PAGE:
Is Amazon's Twitch Deal a Huge Blow to Google and YouTube?

The online retailer has been steeping up its battle with the search giant in recent months.

Aug 30, 2014 at 9:06AM

Since mid-May the news media had been reporting that a deal between Google's (NASDAQ:GOOG) (NASDAQ:GOOGL) YouTube and Twitch Interactive was imminent. That made sense because Twitch's video-based content fits nicely with what YouTube already does and the two combined companies would have cemented YouTube's dominance of the space. 

But that merger never happened as Amazon.com (NASDAQ:AMZN) swooped in and gobbled up the website that allows video game players to share video of their gaming. In buying the popular video-sharing platform Amazon not only becomes an instant player in streaming video, it deals a blow to a rival.

Bezos Final

Amazon CEO Jeff Bezos. Source: Amazon

Amazon is buying Twitch for $970 million, slightly less than the $1 billion that YouTube had reportedly offered.   

The deal gives Amazon full control of a company which in less than three years has become a huge player in the video game world. Twitch, which calls itself the world's leading video platform and community for gamers, had more than 55 million unique visitors in July who viewed more than 15 billion minutes of content on the platform. That content includes uploads from gamers playing on consoles including the Microsoft (NASDAQ:MSFT) Xbox platform and Sony's (NYSE:SNE) PlayStation line as well as video from professional players, game publishers, news outlets, and e-sports events.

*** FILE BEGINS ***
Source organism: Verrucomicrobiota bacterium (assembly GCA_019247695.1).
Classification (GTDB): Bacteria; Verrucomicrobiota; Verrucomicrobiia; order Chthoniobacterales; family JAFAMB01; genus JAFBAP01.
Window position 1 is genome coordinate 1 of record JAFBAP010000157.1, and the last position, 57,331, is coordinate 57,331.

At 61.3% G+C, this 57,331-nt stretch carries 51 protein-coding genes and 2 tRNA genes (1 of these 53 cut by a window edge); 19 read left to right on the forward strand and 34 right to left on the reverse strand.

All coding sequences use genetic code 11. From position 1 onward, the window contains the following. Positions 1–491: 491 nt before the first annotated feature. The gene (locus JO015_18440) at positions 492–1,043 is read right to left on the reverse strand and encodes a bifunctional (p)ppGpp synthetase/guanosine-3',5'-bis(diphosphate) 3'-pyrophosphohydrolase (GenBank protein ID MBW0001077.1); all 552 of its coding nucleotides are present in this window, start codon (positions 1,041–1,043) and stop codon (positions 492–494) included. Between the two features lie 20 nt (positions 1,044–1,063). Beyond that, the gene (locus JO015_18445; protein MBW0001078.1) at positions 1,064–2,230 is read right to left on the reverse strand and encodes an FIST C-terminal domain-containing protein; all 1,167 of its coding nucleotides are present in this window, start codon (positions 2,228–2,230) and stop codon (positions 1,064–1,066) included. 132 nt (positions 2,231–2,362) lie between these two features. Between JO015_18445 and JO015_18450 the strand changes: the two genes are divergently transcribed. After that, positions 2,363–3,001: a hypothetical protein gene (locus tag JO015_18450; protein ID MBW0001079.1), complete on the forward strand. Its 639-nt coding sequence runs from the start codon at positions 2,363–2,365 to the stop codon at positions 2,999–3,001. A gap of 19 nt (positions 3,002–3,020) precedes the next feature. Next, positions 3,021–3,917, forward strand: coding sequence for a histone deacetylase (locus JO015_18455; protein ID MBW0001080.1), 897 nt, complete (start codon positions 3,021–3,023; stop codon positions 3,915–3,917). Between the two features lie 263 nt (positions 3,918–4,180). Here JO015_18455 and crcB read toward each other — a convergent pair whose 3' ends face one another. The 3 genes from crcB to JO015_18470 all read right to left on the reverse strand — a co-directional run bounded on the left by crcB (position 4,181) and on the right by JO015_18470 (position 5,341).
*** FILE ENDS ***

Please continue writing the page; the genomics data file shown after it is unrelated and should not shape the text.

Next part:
Amazon CEO Jeff Bezos seemed excited about the service's potential and its fit with Amazon. In the Amazon press release on the deal he was quoted as saying:

Broadcasting and watching gameplay is a global phenomenon and Twitch has built a platform that brings together tens of millions of people who watch billions of minutes of games each month -- from The International, to breaking the world record for Mario, to gaming conferences like E3. And, amazingly, Twitch is only three years old. Like Twitch, we obsess over customers and like to think differently, and we look forward to learning from them and helping them move even faster to build new services for the gaming community.

Though Amazon is buying Twitch in its entirety, it does intend to continue to run the brand as a separate company.

It's addition by subtraction
Tensions between Amazon and Google have increased in recent months with both companies making aggressive moves into the other's territory. Google has encroached on Amazon's retail turf with its Shopping Express service, which offers one-day delivery from a variety of retail partners. Amazon has done the same in the advertising space that the search giant dominates with reports that Amazon is testing its own ad service which would not only serve as a rival to Google for advertisers but would kick Google's ads off Amazon.com.